Ellen has worked to develop good relationships with the LGBTQ+ community, which has helped embed the voices of LGBTQ+ people into the hospices’ work. All three hospices have built connections with Chester Pride.
Working with specialist LGBTQ+ organisations has been very valuable. This was particularly the case when the hospices were seeking advice on providing a trans inclusive service, as the hospices had less knowledge and experience of supporting trans people.
To make sure the new EDI processes worked well when they came into effect, the hospices spent time consulting on, testing and training people about changes to processes. This allowed them to get things wrong behind the scenes and correct any missteps before they affected patients.
Preconceived ideas about end of life care can make it difficult to engage with people from the local community. Before being able to get valuable input from LGBTQ+ people, Ellen spends time breaking down barriers caused by misconceptions about end of life care.
Entering into LGBTQ+ spaces can sometimes feel like you are infiltrating someone else’s safe place, especially if you are hoping to gain something from doing so. It’s important to be aware of this and prioritise building good relationships over gathering information.
In staff training, people sometimes worry about causing offence, which can lead to important questions going unasked and unanswered. Ellen and the LGBTQ+ Champions understand that LGBTQ+ issues may be new to some people and encourage them to ask questions. They use analogies to help people think about how to respond to LGBTQ+ issues, for example by drawing parallels with other scenarios people might have experienced.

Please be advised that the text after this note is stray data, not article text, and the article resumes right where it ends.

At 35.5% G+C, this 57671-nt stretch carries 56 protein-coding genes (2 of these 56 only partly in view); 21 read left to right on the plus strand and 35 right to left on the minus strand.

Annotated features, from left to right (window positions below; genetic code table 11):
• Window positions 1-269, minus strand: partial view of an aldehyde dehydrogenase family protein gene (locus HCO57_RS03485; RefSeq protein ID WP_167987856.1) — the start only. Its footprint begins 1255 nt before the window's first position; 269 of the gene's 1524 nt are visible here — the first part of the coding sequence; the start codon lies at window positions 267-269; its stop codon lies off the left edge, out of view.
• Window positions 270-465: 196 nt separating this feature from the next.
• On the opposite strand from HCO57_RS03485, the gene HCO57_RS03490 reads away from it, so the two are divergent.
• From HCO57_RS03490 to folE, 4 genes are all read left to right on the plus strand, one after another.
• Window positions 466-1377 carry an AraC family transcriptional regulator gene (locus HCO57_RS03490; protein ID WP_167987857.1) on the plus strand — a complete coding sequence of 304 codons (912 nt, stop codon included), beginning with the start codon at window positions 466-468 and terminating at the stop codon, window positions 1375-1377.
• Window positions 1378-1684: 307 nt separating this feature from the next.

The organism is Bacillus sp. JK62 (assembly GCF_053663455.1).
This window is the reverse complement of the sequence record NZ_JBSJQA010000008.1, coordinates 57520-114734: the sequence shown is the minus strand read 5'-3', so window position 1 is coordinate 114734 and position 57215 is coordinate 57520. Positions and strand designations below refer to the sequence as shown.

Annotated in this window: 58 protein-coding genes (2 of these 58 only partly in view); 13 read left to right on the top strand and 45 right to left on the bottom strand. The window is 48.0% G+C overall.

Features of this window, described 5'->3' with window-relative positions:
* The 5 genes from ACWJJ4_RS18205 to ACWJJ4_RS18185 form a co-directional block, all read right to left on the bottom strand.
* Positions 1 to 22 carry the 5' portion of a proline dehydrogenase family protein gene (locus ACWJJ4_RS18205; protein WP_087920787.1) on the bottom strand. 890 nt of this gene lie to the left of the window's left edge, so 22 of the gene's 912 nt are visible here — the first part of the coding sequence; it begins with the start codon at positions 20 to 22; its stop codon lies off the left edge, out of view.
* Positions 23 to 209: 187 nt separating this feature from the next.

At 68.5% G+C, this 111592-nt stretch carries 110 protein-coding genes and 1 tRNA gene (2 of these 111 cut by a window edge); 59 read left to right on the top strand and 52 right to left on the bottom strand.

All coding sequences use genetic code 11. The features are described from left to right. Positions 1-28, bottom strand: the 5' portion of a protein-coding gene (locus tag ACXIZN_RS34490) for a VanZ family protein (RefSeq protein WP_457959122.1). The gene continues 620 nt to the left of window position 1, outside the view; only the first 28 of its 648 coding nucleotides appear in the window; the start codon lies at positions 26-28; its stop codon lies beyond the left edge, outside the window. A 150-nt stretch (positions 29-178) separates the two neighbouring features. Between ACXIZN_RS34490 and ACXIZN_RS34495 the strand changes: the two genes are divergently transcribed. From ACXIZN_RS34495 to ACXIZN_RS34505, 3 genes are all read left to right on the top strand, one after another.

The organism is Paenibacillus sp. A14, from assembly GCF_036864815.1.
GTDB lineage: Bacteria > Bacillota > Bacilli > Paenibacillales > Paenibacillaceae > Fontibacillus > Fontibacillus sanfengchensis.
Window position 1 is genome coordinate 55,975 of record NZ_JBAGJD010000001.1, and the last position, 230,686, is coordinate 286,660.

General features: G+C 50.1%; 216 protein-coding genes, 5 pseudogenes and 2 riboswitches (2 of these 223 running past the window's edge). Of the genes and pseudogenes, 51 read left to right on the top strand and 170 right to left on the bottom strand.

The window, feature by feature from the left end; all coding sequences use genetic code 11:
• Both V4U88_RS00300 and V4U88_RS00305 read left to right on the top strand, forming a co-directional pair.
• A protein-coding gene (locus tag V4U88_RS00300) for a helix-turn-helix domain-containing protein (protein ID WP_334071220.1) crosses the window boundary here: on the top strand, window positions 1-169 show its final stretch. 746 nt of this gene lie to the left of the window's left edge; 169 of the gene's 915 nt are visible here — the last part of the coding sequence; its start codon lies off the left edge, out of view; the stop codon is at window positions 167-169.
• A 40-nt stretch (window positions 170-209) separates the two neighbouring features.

Tips and advice
Think about which members of staff need to know information about someone’s gender and sexual identity. This can be a very private thing for some people so it should only be disclosed on a need-to-know basis. Don’t cause people stress or discomfort if you don’t have to!
Include people in decisions about their own care where possible. For example, if you’re unsure which gendered ward to put someone on, why not ask them where they’d be most comfortable?
Be mindful of small talk - are you allowing your own biases to sneak in when you’re chatting to patients, carers and families? For example, questions like “do you have a husband?” could be challenging for someone who has a partner of another gender.
Sex and gender are not the same thing, so don’t use the terms interchangeably. Make sure you know the difference and use the terms meaningfully. Think about information you’re asking for on forms and why you need that specific information.
Organisational changes are informed by evidence and data. If your service doesn’t ask about people’s gender or sexual orientation (where appropriate) how can changes reflect the needs of sexual and gender minorities accessing your services?
Giving staff and volunteers a space to get it wrong, ask difficult questions and learn allows them to feel confident in getting it right when it matters most. We don’t always get a second chance.